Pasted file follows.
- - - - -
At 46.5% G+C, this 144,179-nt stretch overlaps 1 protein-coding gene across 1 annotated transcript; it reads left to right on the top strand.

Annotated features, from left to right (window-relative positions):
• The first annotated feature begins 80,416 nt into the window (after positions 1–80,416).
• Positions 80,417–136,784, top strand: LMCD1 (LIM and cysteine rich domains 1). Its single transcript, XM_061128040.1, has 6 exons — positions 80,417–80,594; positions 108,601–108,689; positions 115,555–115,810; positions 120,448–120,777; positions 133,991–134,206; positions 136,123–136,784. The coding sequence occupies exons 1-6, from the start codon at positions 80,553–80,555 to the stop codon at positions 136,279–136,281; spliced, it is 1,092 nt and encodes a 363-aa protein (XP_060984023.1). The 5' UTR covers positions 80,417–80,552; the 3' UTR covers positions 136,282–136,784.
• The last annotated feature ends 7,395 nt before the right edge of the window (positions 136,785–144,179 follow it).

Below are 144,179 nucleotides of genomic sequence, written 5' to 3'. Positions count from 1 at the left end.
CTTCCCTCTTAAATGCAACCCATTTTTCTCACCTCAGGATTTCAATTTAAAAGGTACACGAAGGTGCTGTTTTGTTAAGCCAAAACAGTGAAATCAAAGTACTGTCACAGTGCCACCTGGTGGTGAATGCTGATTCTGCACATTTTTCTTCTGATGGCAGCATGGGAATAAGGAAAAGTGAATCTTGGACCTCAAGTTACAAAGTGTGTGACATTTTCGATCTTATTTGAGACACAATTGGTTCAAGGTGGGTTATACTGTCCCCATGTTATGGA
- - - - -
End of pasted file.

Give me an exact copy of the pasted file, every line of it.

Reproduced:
At 46.5% G+C, this 144,179-nt stretch overlaps 1 protein-coding gene across 1 annotated transcript; it reads left to right on the top strand.

Annotated features, from left to right (window-relative positions):
• The first annotated feature begins 80,416 nt into the window (after positions 1–80,416).
• Positions 80,417–136,784, top strand: LMCD1 (LIM and cysteine rich domains 1). Its single transcript, XM_061128040.1, has 6 exons — positions 80,417–80,594; positions 108,601–108,689; positions 115,555–115,810; positions 120,448–120,777; positions 133,991–134,206; positions 136,123–136,784. The coding sequence occupies exons 1-6, from the start codon at positions 80,553–80,555 to the stop codon at positions 136,279–136,281; spliced, it is 1,092 nt and encodes a 363-aa protein (XP_060984023.1). The 5' UTR covers positions 80,417–80,552; the 3' UTR covers positions 136,282–136,784.
• The last annotated feature ends 7,395 nt before the right edge of the window (positions 136,785–144,179 follow it).

Below are 144,179 nucleotides of genomic sequence, written 5' to 3'. Positions count from 1 at the left end.
CTTCCCTCTTAAATGCAACCCATTTTTCTCACCTCAGGATTTCAATTTAAAAGGTACACGAAGGTGCTGTTTTGTTAAGCCAAAACAGTGAAATCAAAGTACTGTCACAGTGCCACCTGGTGGTGAATGCTGATTCTGCACATTTTTCTTCTGATGGCAGCATGGGAATAAGGAAAAGTGAATCTTGGACCTCAAGTTACAAAGTGTGTGACATTTTCGATCTTATTTGAGACACAATTGGTTCAAGGTGGGTTATACTGTCCCCATGTTATGGA